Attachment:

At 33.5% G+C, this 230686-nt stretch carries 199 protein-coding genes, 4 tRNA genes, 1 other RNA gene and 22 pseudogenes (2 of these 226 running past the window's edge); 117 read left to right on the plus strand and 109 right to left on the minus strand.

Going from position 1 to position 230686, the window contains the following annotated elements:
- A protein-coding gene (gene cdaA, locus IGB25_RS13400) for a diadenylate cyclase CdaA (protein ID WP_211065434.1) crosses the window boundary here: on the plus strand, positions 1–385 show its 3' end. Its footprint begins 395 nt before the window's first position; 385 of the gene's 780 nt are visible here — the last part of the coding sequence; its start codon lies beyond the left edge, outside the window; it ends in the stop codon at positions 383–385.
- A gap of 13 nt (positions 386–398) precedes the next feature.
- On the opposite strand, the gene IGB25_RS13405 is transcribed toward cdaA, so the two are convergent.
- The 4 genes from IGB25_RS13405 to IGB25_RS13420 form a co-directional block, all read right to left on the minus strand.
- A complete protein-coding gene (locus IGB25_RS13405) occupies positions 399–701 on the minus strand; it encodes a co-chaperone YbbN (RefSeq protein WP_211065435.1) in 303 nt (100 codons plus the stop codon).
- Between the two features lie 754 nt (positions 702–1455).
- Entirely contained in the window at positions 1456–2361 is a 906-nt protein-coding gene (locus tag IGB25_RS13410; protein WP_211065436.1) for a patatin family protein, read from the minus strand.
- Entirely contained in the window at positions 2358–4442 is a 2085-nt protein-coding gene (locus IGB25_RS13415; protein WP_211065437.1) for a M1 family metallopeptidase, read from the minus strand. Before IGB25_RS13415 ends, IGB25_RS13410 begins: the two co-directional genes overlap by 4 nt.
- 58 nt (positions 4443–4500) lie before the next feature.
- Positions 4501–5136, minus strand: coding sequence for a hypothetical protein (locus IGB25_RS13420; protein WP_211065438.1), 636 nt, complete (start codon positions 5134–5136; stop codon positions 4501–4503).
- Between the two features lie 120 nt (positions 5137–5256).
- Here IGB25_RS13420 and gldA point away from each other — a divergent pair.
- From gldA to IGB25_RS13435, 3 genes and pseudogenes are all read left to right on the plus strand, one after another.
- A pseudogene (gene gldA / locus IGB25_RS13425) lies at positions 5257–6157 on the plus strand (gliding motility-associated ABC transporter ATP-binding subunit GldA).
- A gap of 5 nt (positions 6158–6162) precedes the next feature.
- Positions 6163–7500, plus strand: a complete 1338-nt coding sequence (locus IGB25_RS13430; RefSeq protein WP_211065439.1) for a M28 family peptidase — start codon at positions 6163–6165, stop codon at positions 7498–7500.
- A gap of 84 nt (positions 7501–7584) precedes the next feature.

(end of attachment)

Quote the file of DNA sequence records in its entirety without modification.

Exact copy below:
At 33.5% G+C, this 230686-nt stretch carries 199 protein-coding genes, 4 tRNA genes, 1 other RNA gene and 22 pseudogenes (2 of these 226 running past the window's edge); 117 read left to right on the plus strand and 109 right to left on the minus strand.

Going from position 1 to position 230686, the window contains the following annotated elements:
- A protein-coding gene (gene cdaA, locus IGB25_RS13400) for a diadenylate cyclase CdaA (protein ID WP_211065434.1) crosses the window boundary here: on the plus strand, positions 1–385 show its 3' end. Its footprint begins 395 nt before the window's first position; 385 of the gene's 780 nt are visible here — the last part of the coding sequence; its start codon lies beyond the left edge, outside the window; it ends in the stop codon at positions 383–385.
- A gap of 13 nt (positions 386–398) precedes the next feature.
- On the opposite strand, the gene IGB25_RS13405 is transcribed toward cdaA, so the two are convergent.
- The 4 genes from IGB25_RS13405 to IGB25_RS13420 form a co-directional block, all read right to left on the minus strand.
- A complete protein-coding gene (locus IGB25_RS13405) occupies positions 399–701 on the minus strand; it encodes a co-chaperone YbbN (RefSeq protein WP_211065435.1) in 303 nt (100 codons plus the stop codon).
- Between the two features lie 754 nt (positions 702–1455).
- Entirely contained in the window at positions 1456–2361 is a 906-nt protein-coding gene (locus tag IGB25_RS13410; protein WP_211065436.1) for a patatin family protein, read from the minus strand.
- Entirely contained in the window at positions 2358–4442 is a 2085-nt protein-coding gene (locus IGB25_RS13415; protein WP_211065437.1) for a M1 family metallopeptidase, read from the minus strand. Before IGB25_RS13415 ends, IGB25_RS13410 begins: the two co-directional genes overlap by 4 nt.
- 58 nt (positions 4443–4500) lie before the next feature.
- Positions 4501–5136, minus strand: coding sequence for a hypothetical protein (locus IGB25_RS13420; protein WP_211065438.1), 636 nt, complete (start codon positions 5134–5136; stop codon positions 4501–4503).
- Between the two features lie 120 nt (positions 5137–5256).
- Here IGB25_RS13420 and gldA point away from each other — a divergent pair.
- From gldA to IGB25_RS13435, 3 genes and pseudogenes are all read left to right on the plus strand, one after another.
- A pseudogene (gene gldA / locus IGB25_RS13425) lies at positions 5257–6157 on the plus strand (gliding motility-associated ABC transporter ATP-binding subunit GldA).
- A gap of 5 nt (positions 6158–6162) precedes the next feature.
- Positions 6163–7500, plus strand: a complete 1338-nt coding sequence (locus IGB25_RS13430; RefSeq protein WP_211065439.1) for a M28 family peptidase — start codon at positions 6163–6165, stop codon at positions 7498–7500.
- A gap of 84 nt (positions 7501–7584) precedes the next feature.